Dan O’Brien and Steve Ferchaud have done it again! Mobsters, Monsters & Nazis will be a six-story illustrated series that will launch on Halloween and conclude right around Christmas. It is equal parts noir, pulp, Lovecraft, and detective fiction with enough intrigue and mystery to keep you hanging on.

It is available for pre-order starting today, so be sure to grab and let everyone know about it!

You can pre-order it for only $2.99 by clicking on the cover below or by following this link:

I’m beyond excited to announce that Disquiet is out now from Creativia Publishing. Disquiet is an anthology of poetry and fiction from Australian and New Zealand authors. As the title suggests, a common thread weaves its way through these stories and poems – a dark, discomforting, unsettling thread.

Disquiet contains two of my short stories, “Riding the Storm” and “The Truth About Dolphins”. The first, set in rural Australia, is a story about secrets and lust and elemental forces given human form. The setting for the second is based on my old hometown in New Zealand; it may appear at first to be a revenge tale, but there’s a lot more going on beneath the surface (literally and figuratively) if you are brave enough to look.

This anthology also has me listed on the front cover as co-editor alongside fellow Kiwi writer John Irvine, although I don’t think the title of “editor” entirely encapsulates the way this book came into being; it started off as a joint project of just John’s and my work, a collection of stories and poems set in the Antipodes, then we included a third author, then he suggested a fourth, then somehow it metamorphosed into an anthology involving 17 authors. So what would that make John and I – compilers? Overseers? Conspirators?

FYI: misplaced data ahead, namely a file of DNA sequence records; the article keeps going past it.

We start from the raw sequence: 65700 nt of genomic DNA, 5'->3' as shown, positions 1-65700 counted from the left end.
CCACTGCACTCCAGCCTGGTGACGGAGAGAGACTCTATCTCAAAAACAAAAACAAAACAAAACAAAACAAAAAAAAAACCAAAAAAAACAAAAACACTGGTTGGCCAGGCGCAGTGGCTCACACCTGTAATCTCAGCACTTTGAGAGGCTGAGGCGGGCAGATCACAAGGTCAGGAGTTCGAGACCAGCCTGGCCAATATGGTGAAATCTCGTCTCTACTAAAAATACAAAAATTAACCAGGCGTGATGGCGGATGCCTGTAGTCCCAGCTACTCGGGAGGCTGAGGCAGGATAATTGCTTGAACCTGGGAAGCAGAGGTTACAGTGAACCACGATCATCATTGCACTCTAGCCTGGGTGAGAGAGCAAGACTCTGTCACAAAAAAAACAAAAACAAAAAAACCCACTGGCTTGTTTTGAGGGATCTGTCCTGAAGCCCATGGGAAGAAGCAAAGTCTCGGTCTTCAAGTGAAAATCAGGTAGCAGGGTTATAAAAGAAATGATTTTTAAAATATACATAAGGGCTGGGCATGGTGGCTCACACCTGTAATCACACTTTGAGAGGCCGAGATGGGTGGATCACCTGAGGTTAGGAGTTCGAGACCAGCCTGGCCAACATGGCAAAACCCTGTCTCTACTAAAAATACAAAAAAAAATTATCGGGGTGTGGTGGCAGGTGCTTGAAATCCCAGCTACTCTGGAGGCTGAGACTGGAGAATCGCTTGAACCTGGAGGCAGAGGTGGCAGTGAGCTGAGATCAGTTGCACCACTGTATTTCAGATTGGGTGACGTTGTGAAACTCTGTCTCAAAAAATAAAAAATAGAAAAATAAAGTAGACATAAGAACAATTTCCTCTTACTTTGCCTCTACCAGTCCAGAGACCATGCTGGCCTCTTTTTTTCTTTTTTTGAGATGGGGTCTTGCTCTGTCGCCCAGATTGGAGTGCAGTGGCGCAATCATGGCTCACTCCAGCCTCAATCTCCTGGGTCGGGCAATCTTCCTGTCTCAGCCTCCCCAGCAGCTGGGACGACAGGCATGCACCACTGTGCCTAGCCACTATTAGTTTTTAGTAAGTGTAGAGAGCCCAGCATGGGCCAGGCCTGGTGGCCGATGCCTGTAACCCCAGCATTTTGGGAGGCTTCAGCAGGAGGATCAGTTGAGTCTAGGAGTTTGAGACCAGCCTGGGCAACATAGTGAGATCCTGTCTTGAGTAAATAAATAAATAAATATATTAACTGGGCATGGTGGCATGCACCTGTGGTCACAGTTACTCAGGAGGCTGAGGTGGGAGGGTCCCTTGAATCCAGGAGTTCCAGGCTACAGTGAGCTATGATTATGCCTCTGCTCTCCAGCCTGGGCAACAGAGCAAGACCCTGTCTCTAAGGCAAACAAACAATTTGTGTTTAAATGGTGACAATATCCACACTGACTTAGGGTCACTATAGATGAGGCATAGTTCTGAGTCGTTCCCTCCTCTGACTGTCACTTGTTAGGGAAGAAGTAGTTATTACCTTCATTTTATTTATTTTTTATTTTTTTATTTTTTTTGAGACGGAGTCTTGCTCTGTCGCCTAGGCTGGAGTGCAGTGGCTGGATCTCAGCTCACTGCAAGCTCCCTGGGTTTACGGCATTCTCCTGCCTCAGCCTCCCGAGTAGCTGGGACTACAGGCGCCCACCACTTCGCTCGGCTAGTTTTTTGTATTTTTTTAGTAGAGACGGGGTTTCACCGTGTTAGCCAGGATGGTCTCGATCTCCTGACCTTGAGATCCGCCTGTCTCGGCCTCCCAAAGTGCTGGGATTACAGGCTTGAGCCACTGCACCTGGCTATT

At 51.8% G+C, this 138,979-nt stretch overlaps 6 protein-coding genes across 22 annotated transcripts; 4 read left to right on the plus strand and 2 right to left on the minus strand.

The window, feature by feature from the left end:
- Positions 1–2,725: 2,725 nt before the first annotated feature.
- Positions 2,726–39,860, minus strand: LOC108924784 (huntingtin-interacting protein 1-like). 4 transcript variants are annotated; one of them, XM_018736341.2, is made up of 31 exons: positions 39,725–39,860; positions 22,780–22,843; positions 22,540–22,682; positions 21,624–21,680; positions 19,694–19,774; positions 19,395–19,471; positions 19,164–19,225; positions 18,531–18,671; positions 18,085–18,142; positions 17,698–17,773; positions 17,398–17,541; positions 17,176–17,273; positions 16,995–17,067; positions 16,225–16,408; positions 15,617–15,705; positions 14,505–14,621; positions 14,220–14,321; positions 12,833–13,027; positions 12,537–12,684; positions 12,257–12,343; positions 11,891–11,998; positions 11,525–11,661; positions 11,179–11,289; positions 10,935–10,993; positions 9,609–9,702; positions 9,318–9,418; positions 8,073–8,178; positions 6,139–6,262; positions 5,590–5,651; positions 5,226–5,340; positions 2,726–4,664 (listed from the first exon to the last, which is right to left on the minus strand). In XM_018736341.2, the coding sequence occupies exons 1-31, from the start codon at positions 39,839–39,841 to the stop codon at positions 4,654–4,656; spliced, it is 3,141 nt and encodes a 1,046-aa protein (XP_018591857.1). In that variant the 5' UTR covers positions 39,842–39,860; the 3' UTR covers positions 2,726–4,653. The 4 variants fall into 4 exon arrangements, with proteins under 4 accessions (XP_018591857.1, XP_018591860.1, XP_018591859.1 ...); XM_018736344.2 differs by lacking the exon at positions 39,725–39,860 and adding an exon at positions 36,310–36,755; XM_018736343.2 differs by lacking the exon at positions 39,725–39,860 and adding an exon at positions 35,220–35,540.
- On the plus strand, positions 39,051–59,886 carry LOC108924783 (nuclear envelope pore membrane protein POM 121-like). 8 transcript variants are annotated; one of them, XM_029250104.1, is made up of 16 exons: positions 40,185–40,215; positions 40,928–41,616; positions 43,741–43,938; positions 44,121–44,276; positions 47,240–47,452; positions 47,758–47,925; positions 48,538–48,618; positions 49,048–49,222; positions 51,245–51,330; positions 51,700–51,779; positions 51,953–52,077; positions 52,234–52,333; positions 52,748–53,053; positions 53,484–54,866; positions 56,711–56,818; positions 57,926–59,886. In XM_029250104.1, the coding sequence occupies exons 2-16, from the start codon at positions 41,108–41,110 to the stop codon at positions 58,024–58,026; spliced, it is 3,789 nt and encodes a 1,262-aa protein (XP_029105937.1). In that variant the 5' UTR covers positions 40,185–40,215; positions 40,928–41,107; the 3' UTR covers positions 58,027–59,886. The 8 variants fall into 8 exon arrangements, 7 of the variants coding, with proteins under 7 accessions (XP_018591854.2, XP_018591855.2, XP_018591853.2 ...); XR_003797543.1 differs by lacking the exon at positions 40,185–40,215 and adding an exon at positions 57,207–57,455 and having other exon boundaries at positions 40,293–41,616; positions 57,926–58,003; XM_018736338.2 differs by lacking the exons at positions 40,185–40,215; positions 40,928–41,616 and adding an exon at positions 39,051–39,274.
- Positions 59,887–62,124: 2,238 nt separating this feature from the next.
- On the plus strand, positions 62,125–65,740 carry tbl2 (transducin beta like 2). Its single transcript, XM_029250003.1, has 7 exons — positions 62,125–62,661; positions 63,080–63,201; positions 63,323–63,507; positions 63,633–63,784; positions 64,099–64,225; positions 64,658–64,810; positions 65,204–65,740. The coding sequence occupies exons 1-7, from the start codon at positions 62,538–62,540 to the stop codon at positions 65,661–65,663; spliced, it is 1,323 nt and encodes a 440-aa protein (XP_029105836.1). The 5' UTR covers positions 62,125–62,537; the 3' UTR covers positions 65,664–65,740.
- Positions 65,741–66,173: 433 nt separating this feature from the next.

The paperback of Disquiet is available from online book retailers (or feel free to jot down the ISBN and go pester your local bookstore to order a copy), with the ebook due out from Amazon any day now.


Over dinner one night, my husband casually remarked, “Have you heard of Kryal Castle? It’s like a theme park type place, just out of Ballarat.”

No, I had not heard of Kryal Castle, and neither had my three offspring, and as his description of it unfolded, I had to wonder how such a place could escape our notice for so long (six years living in Melbourne and counting). As a family, we’re quite geeky about things historical, medieval and fantastical; the kids have read all the Horrible History books and are avid watchers of the TV show, and I couldn’t even begin to count the number of medieval high fantasy books the grown ups have read.

Him: It’s an actual castle – with a moat.

Me: Oooh…

(I’ve always said that if I ever become ridiculously wealthy, I’m building a home with a moat. Or buying an island. Or building a house with a moat on my own island, although Number One Son says that’s redundant, because if you build a house on your own island, then the sea IS the moat. Shut up, son, and stop crushing my dreams…)

Him: It has sword fighting displays. And jousting.

Me: Aaahh….

Him: They closed it down recently for a $3 million refurbishment so they could install…[pause for dramatic effect]…animatronic dragons.

By this stage I was halfway out of my seat and looking for the car keys, with the kids not far behind. But Kryal Castle is only open to the public on weekends and school and public holidays, so a promise was extracted from The Husband to take us all to this magical place in the holidays, at the time only a few weeks away.